Photo Credit : Sam Bojarski
(Citadelle Laferriere )

Jan. 1, 2020, Haiti will celebrate 216 years of independence. Many in Haiti and living abroad will hang their Haitian flags proudly and commemorate not only the first day of the new year, but the country’s hard fought liberation.  Though some may be aware of the story of Haiti’s rebellion leading to its independence, below are four little known facts about the country’s revolution.

1.      Francois-Dominique Toussaint, Haitian revolutionary leader and prominent figure in Haiti’s history is actually better known by his nickname Toussaint-L’Ouverture (the opening). He received the nickname due to his ability to find an opening in the enemy lines as well as opening the way for Haiti’s independence.

2.      Marie-Jeanne Lamartinière was a nurse who served at the Battle of Crête-à-Pierrot (March 4 – 24, 1802) with her husband Louis Daure Lamartinière, who was the brigadier chief of battalion. She fought in a male uniform, armed with both a rifle and a sword.  She was respected by her fellow soldiers for her bravery, fearlessness, and her ability to use the long rifle.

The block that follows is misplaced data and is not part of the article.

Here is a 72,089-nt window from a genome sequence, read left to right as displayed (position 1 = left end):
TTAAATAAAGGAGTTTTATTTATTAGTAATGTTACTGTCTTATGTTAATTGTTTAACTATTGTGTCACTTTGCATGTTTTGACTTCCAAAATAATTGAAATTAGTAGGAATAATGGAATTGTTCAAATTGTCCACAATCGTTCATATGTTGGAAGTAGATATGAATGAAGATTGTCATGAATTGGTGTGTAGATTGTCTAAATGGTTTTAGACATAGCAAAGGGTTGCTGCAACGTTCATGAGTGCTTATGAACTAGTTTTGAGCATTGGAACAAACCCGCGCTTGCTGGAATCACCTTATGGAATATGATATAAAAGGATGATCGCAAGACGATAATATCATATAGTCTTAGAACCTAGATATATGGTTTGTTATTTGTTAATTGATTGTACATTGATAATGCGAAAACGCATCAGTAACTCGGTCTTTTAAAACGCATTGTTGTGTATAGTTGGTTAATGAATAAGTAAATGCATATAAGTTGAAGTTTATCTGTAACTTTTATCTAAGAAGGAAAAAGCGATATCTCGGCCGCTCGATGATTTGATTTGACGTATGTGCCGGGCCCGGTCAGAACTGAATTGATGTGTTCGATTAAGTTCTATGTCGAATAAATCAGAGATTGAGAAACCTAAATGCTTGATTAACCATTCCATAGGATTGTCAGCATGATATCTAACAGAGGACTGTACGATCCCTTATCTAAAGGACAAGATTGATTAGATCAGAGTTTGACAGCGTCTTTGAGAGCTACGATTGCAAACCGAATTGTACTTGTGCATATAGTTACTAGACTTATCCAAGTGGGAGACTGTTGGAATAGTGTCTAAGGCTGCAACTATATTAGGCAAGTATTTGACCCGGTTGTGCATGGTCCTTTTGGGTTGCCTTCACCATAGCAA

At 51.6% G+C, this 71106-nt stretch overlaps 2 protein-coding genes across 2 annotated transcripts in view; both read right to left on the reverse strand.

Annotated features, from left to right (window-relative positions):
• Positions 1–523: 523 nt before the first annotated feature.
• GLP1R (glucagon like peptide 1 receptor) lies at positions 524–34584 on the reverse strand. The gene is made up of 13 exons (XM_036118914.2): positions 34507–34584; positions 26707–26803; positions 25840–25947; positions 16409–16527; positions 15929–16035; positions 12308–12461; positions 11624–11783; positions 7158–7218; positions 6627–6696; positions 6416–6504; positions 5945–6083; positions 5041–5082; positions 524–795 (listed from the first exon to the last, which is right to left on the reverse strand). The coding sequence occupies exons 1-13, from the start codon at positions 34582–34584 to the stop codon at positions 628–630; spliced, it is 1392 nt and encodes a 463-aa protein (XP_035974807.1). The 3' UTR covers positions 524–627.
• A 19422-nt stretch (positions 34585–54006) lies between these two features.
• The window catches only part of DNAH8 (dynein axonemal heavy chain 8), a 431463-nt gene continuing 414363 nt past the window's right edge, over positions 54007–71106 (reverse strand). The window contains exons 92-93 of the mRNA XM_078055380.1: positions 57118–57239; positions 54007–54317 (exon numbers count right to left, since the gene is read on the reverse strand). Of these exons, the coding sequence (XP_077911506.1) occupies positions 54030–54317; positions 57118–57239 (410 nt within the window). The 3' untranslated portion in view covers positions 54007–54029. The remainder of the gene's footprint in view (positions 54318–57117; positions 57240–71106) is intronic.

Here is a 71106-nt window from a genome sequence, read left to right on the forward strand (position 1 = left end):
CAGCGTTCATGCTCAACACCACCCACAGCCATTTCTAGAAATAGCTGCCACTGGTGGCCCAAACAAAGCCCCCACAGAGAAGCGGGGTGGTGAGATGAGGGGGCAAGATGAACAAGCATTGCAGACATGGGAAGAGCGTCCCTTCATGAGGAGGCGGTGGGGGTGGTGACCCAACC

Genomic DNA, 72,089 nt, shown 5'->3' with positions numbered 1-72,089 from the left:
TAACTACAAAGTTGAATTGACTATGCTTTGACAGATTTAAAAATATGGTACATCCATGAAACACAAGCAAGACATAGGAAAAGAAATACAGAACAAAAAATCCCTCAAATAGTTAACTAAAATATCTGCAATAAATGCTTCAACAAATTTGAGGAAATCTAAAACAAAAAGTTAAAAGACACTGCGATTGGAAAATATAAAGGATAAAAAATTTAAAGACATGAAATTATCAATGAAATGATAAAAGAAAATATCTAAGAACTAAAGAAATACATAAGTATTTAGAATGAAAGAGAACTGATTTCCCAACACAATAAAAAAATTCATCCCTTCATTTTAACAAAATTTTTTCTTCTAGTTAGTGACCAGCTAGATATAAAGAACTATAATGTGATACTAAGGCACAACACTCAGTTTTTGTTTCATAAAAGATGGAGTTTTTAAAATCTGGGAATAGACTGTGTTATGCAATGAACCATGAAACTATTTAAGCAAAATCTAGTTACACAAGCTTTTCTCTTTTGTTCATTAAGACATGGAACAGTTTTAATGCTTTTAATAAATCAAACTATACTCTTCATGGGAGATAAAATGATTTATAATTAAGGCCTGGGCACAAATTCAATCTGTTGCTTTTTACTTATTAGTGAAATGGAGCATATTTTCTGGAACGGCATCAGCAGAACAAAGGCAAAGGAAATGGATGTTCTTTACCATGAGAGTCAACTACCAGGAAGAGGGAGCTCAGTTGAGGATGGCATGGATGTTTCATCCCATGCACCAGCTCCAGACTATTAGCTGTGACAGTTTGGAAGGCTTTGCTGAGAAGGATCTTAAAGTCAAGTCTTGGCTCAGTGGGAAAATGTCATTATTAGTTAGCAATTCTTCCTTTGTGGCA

3.      Sanité Bélair, whose given name was Suzanne Bélair, became a sergeant than later a lieutenant in Toussaint Louverture’s army.  Described by Dessalines as a “Tigress,” Sanité Bélair is considered as one of the heroes of the Haitian Revolution.  In 2004, she was featured on the Haitian 10 gourde banknote for the “Bicentennial of Haiti” Commemorative series. She was the only woman depicted in the series, and the second woman ever (after Catherine Flon) to be depicted on a Haitian banknote.

4.  Before her abduction from Dahomey (now Benin), Adbaraya Toya, was a healer, soldier and member of the Council of Women.  She played a key role in teaching many that fought in the Haitian Revolution. Popularly known as Victoria Montou, she became good friends with Jean Jacques Dessalines’ mother.  Before her death, Mary Elisabeth entrusted her son to Adbaraya.  Referred to as aunty by Jean Jacques, she taught him how to fight as a soldier, throw a knife, hand-to-hand combat, as well as physical maneuvers to defend himself in battle. Adbaraya made Jean Jacques join the 1791 slave rebellion.  Though she was old at the time of the revolution, she trained and led her troop to fight. Jean Jacques Dessalines appointed her leader of the military.

Born into a Haitian family in Stone Mountain GA. , Rachele visited Haiti several times in her youth and connected to the country and the culture. She moved to Haiti in 2009, where she put her English degree to use as a writer, using her voice and pen to promote tourism in the country and highlight the richness of the Haitian culture and people.

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